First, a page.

While some film-to-theatre transitions make people wonder “why?”, the adaptation of Marc Norman’s and Tom Stoppard’s award winning Shakespeare in Love into a play actually makes a lot of logical sense. Described as a ‘love letter to theatre’, the adaptation of the popular film shines in the 2014 theatre season, so much so that it has been given an extended run until January 2015.

'Shakespeare in Love' depicts a young Will Shakespeare (Tom Bateman) with writer’s block, trying to find his muse. Enter Viola DeLessops (Lucy Briggs-Owen), who disguised herself as a boy in order to be a player at Henslowe’s theatre. The story is, in short, ‘Romeo and Juliet’ and ‘Twelfth Night’ combined, flawlessly mashed together into a play of wit and romance.

With a small cast of 28, everyone is thrust into the spotlight at some point in the show. Bateman proves to be a strong leading man, perfectly conveying Shakespeare’s character as a writer, a player and a lover, sometimes all at the same time.  Briggs-Owen, who was sounding a little rough-voiced at that particular performance, plays the spirited heroine. She is, quite frankly, a joy to behold. Paul Chahidi is to be commended on the use of his physicality and superb comic timing as Henslowe. I found myself comparing Chahidi to Geoffrey Rush’s performance in the film, and I never thought I would say this, but Chahidi’s Henslowe was the superior.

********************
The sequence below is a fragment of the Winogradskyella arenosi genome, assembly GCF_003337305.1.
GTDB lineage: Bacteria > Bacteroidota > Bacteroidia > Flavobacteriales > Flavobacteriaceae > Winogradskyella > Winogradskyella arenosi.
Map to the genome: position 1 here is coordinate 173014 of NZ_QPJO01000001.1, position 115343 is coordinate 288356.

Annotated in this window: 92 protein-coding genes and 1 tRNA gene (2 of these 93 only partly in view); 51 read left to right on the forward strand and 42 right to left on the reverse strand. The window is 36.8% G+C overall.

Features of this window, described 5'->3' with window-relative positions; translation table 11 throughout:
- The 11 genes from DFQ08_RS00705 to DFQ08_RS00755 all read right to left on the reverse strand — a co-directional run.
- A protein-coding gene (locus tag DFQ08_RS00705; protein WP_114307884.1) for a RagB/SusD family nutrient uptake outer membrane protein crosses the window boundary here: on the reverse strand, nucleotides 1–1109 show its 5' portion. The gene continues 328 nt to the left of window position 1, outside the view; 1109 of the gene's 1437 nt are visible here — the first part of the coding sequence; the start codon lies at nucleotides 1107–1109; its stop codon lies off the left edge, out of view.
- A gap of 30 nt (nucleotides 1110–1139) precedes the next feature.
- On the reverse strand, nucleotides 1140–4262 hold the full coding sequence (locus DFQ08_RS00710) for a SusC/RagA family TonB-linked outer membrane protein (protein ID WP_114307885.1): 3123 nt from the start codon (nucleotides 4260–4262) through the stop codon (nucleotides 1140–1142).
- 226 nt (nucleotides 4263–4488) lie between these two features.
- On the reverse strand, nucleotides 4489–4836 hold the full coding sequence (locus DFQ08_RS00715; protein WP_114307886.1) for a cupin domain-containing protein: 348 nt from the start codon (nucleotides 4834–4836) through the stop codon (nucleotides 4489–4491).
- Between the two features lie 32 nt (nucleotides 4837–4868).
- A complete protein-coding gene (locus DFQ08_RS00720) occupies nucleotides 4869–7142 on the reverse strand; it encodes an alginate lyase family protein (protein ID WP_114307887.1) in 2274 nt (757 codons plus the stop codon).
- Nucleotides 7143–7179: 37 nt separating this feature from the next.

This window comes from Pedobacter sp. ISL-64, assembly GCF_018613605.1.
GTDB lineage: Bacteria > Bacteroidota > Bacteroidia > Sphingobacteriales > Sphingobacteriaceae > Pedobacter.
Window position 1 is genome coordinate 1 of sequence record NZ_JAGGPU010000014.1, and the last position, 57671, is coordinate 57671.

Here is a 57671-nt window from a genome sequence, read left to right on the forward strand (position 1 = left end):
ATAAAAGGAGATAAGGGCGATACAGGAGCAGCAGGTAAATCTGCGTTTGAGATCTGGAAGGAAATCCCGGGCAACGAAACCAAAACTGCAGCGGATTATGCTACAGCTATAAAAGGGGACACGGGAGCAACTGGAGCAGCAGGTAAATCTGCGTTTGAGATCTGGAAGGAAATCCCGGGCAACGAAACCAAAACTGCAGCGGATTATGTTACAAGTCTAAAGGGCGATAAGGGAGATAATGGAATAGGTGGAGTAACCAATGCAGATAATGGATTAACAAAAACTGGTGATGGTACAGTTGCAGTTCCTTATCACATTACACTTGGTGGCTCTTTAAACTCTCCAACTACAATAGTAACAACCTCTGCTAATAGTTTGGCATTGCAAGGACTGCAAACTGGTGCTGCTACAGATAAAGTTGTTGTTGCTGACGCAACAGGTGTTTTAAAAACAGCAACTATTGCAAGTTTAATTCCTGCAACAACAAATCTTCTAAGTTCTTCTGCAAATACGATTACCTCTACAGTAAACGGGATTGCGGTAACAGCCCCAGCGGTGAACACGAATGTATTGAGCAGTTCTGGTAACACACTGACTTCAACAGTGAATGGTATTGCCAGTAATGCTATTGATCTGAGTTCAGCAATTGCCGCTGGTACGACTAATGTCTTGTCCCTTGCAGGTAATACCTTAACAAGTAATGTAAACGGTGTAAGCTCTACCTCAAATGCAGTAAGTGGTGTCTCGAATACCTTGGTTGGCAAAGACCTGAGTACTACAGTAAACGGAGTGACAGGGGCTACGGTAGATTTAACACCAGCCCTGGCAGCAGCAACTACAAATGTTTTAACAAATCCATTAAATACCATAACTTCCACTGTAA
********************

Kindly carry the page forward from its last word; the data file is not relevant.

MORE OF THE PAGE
The role of Christopher Marlowe was expanded for the stage adaptation, and David Oakes played the role with glee and charisma. The other supporting actors in Alistair Petrie, Doug Rao and Ian Bartholomew – Wessex, Ned Alleyn and Tilney respectively – also approached each of their roles with an enthusiastic energy that was visible in the entire cast.

The overall aesthetic of the show was incredibly eye-pleasing, from the luxurious costumes of the court to Nick Ormerod’s design of the set. The set itself is reminiscent of the Globe, complete with a classic trapdoor in the centre of the stage. The choreography of the fight scenes were entertaining, the dancing and music accurate to the period.

By having Lee Hall on hand to write the script to adapt it for the stage, you know it was going to be in safe hands. He did it once with ‘Billy Elliot’, and the much-loved film has been turned into a play that maintains its reputation. This truly is a stellar romantic comedy, and yes – there is, in fact, “a bit with a dog”.